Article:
A Malaysian columnist for the New Straits Times has suggested Malaysian companies the key to dealing business with their Danish counterparts: “It’s not just about profit.”
In an opinion piece published on the Times on Jan 6, Balan Moses stated that ethics played big roles for the Danes in making their business decisions as they are not “necessarily hinge on the profit” – alone.
Moses wrote that Danes set 3 bottomlines for themselves – “the environmental, the social, and, of course, profits” – when doing business. The principles, also by Danish Ambassador to Malaysian Nicolai Ruge’s account, are “intrinsic to most Danish business models as their way of giving back to the society.”
The most recent programme, Moses cited, is the cooperation between Danish pharmaceutical giant Novo Nordisk and the Malaysian government to reduce the diabetes rate among mothers and children in the country.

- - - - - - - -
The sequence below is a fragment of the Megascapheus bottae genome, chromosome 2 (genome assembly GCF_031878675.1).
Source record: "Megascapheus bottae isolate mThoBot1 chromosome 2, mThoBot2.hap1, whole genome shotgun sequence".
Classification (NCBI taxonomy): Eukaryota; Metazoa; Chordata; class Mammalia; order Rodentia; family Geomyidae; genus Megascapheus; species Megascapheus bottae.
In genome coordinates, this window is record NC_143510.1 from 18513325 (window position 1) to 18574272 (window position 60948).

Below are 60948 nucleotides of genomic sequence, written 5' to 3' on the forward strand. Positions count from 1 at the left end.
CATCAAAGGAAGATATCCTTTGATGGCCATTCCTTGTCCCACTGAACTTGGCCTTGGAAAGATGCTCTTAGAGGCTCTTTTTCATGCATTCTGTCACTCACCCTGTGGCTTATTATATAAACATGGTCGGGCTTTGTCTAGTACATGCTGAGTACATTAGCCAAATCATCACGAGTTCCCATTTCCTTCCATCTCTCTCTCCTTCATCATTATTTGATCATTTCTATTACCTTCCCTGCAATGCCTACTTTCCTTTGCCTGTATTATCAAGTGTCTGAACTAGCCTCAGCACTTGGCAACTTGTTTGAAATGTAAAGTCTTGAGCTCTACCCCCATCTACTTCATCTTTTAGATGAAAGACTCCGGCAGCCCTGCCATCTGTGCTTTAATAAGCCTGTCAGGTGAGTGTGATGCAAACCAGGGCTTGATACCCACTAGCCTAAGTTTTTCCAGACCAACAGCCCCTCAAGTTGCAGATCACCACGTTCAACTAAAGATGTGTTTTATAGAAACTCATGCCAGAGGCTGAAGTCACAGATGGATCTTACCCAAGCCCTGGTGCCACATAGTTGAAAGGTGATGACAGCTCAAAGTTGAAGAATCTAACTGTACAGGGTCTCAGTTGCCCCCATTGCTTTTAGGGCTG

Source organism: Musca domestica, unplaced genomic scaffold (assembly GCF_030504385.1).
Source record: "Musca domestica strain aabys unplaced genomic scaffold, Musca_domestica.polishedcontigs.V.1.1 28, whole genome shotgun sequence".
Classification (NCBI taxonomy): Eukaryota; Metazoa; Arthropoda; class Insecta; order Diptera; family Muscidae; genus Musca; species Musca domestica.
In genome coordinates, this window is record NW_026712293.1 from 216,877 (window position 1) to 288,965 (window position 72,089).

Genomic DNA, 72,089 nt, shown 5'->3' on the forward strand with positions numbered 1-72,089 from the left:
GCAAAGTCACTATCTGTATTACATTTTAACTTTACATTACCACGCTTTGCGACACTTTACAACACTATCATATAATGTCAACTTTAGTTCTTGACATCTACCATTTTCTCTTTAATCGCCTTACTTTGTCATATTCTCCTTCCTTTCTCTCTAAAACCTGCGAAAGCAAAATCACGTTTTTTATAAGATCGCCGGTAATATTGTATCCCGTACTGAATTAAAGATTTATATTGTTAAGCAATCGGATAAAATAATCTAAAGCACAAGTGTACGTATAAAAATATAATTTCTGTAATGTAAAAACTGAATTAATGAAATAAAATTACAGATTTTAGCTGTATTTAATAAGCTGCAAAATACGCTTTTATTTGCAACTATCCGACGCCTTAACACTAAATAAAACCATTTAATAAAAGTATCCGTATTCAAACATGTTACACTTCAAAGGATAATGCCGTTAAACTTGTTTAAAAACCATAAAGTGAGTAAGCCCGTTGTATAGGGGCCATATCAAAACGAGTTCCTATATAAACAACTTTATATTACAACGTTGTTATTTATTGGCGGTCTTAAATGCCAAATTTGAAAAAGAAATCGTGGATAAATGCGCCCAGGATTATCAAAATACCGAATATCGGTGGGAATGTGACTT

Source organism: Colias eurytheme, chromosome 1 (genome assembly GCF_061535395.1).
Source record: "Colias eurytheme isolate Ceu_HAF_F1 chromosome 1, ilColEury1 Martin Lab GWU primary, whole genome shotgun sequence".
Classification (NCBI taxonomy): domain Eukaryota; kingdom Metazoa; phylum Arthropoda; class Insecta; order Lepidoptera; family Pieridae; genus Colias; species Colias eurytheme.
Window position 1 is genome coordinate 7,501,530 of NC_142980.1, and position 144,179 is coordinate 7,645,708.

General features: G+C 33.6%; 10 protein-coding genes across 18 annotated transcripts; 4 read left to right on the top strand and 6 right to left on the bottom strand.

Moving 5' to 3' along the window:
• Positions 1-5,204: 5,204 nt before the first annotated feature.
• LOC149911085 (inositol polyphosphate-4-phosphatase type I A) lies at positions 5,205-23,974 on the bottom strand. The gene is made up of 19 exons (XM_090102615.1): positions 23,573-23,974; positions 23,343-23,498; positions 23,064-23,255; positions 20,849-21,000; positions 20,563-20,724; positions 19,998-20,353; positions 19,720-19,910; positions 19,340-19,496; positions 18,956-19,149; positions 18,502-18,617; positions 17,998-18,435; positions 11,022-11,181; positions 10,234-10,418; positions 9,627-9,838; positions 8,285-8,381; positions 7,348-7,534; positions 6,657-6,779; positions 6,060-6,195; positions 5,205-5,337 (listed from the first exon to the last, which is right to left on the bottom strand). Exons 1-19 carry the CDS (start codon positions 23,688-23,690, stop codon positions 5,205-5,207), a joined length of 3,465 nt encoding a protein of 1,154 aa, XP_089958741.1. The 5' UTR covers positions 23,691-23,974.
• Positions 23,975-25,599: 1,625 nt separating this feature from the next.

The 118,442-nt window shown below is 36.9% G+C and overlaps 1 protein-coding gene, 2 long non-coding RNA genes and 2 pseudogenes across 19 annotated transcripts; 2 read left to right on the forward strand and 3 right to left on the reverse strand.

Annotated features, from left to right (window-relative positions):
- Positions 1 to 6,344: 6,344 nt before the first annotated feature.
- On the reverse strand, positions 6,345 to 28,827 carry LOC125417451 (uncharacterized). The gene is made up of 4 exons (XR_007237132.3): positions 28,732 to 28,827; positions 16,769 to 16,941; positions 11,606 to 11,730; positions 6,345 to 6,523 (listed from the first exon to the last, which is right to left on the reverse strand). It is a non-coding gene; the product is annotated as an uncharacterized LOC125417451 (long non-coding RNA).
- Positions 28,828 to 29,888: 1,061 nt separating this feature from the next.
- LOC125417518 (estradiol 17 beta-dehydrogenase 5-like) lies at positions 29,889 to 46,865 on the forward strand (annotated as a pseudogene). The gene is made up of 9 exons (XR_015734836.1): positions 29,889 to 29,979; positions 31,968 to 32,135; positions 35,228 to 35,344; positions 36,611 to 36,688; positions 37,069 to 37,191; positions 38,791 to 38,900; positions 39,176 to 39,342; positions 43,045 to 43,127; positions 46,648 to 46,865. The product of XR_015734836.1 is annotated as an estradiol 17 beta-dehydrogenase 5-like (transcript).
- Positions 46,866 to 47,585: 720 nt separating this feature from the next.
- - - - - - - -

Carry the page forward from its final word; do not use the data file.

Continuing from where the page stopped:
“These principles represent a set of against-the-grain policies willingly undertaken by a commercial entity that using conventional wisdom would rightly have been trying to cash in on the ever-growing rate of diabetes among Malaysians,” he wrote.
Moses is bewilded by the discovery which sets him to think of how this can filter down the ranks of businessmen in Malaysia. “Some of whom are still saddled by the belief that the only bottomline to business is money,” he wrote.
Today, there are more than 60 Danish companies operating in Malaysia – among them are some familiar names like Carlsberg, shipping giant Maersk, United Plantations Berhad, and Novo.